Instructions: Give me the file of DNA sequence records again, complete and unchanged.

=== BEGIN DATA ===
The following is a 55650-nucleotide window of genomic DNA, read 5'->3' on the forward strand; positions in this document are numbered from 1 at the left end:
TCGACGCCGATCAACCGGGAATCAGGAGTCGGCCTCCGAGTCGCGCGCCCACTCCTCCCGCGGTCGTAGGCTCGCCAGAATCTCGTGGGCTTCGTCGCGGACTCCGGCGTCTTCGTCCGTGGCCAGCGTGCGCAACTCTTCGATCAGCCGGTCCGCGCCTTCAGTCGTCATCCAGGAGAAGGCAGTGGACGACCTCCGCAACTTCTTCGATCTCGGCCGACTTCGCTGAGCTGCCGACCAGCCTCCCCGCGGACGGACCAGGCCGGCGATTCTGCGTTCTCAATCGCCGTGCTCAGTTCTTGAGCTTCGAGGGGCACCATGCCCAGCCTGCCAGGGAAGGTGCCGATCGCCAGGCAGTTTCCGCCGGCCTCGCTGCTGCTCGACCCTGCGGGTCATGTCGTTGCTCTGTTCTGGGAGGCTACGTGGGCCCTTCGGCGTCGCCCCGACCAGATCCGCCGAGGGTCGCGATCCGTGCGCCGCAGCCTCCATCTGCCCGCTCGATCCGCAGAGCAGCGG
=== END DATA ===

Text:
The following is a 55650-nucleotide window of genomic DNA, read 5'->3' on the forward strand; positions in this document are numbered from 1 at the left end:
TCGACGCCGATCAACCGGGAATCAGGAGTCGGCCTCCGAGTCGCGCGCCCACTCCTCCCGCGGTCGTAGGCTCGCCAGAATCTCGTGGGCTTCGTCGCGGACTCCGGCGTCTTCGTCCGTGGCCAGCGTGCGCAACTCTTCGATCAGCCGGTCCGCGCCTTCAGTCGTCATCCAGGAGAAGGCAGTGGACGACCTCCGCAACTTCTTCGATCTCGGCCGACTTCGCTGAGCTGCCGACCAGCCTCCCCGCGGACGGACCAGGCCGGCGATTCTGCGTTCTCAATCGCCGTGCTCAGTTCTTGAGCTTCGAGGGGCACCATGCCCAGCCTGCCAGGGAAGGTGCCGATCGCCAGGCAGTTTCCGCCGGCCTCGCTGCTGCTCGACCCTGCGGGTCATGTCGTTGCTCTGTTCTGGGAGGCTACGTGGGCCCTTCGGCGTCGCCCCGACCAGATCCGCCGAGGGTCGCGATCCGTGCGCCGCAGCCTCCATCTGCCCGCTCGATCCGCAGAGCAGCGG